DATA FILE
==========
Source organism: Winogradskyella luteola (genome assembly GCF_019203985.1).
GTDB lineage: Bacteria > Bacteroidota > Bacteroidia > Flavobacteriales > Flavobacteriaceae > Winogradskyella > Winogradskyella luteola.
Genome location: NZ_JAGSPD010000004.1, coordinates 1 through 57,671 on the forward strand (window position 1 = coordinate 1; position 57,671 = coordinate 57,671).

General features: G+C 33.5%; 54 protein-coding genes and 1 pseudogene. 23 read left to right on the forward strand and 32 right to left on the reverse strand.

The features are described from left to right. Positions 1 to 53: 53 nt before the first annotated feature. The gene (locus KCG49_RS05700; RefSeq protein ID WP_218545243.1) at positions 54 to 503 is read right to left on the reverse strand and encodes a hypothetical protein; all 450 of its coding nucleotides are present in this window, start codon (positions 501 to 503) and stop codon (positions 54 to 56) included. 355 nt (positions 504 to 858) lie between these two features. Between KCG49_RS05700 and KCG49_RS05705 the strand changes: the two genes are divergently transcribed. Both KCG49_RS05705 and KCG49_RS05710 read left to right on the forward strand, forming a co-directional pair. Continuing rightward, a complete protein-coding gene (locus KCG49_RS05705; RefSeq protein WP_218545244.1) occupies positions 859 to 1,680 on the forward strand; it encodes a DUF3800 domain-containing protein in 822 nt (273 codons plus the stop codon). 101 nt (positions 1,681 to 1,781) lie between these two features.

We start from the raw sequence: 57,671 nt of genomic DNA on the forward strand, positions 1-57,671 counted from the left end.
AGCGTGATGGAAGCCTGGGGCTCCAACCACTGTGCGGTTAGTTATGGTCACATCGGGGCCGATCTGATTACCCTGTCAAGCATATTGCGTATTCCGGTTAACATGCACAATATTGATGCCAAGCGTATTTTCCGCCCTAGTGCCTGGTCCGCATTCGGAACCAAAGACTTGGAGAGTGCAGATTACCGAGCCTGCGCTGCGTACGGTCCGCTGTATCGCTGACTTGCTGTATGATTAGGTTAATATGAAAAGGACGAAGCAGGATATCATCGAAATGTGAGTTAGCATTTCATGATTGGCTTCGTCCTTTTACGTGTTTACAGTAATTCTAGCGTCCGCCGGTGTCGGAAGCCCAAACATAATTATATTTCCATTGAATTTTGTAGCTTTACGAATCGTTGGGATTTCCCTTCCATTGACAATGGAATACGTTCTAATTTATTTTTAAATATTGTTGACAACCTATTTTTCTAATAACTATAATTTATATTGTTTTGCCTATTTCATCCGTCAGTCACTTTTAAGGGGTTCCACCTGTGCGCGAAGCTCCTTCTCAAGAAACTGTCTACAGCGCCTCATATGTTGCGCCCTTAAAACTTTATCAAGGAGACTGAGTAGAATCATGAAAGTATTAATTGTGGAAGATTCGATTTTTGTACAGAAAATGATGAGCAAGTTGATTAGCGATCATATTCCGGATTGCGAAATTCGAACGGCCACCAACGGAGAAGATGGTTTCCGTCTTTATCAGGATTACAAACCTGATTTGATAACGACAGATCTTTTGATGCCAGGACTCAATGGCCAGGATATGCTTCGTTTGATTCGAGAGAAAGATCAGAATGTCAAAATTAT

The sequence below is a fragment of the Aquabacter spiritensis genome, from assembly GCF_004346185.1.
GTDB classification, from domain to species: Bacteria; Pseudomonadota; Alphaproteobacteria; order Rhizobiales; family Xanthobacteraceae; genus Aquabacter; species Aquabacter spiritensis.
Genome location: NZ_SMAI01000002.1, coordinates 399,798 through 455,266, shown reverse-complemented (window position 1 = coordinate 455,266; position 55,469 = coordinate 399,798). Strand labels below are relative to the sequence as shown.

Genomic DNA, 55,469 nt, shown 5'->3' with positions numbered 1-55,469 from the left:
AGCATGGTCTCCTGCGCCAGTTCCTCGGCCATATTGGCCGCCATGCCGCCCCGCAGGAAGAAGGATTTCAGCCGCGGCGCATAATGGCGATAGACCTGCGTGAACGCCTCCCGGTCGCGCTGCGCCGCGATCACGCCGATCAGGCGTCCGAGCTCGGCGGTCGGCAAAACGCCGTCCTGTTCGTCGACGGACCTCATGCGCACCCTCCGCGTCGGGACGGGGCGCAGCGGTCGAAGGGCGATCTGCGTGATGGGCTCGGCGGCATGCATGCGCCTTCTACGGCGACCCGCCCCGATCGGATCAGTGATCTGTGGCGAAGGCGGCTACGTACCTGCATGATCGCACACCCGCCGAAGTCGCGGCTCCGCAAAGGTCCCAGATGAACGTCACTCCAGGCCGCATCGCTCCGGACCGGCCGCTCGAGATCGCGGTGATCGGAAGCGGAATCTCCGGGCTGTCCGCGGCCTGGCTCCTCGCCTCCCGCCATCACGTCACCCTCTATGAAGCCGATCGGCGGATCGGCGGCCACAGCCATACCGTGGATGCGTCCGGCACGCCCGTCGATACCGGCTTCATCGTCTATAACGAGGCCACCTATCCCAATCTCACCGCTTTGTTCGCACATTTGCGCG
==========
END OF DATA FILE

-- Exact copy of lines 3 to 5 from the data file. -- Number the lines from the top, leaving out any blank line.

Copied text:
Genome location: NZ_JAGSPD010000004.1, coordinates 1 through 57,671 on the forward strand (window position 1 = coordinate 1; position 57,671 = coordinate 57,671).

General features: G+C 33.5%; 54 protein-coding genes and 1 pseudogene. 23 read left to right on the forward strand and 32 right to left on the reverse strand.

The features are described from left to right. Positions 1 to 53: 53 nt before the first annotated feature. The gene (locus KCG49_RS05700; RefSeq protein ID WP_218545243.1) at positions 54 to 503 is read right to left on the reverse strand and encodes a hypothetical protein; all 450 of its coding nucleotides are present in this window, start codon (positions 501 to 503) and stop codon (positions 54 to 56) included. 355 nt (positions 504 to 858) lie between these two features. Between KCG49_RS05700 and KCG49_RS05705 the strand changes: the two genes are divergently transcribed. Both KCG49_RS05705 and KCG49_RS05710 read left to right on the forward strand, forming a co-directional pair. Continuing rightward, a complete protein-coding gene (locus KCG49_RS05705; RefSeq protein WP_218545244.1) occupies positions 859 to 1,680 on the forward strand; it encodes a DUF3800 domain-containing protein in 822 nt (273 codons plus the stop codon). 101 nt (positions 1,681 to 1,781) lie between these two features.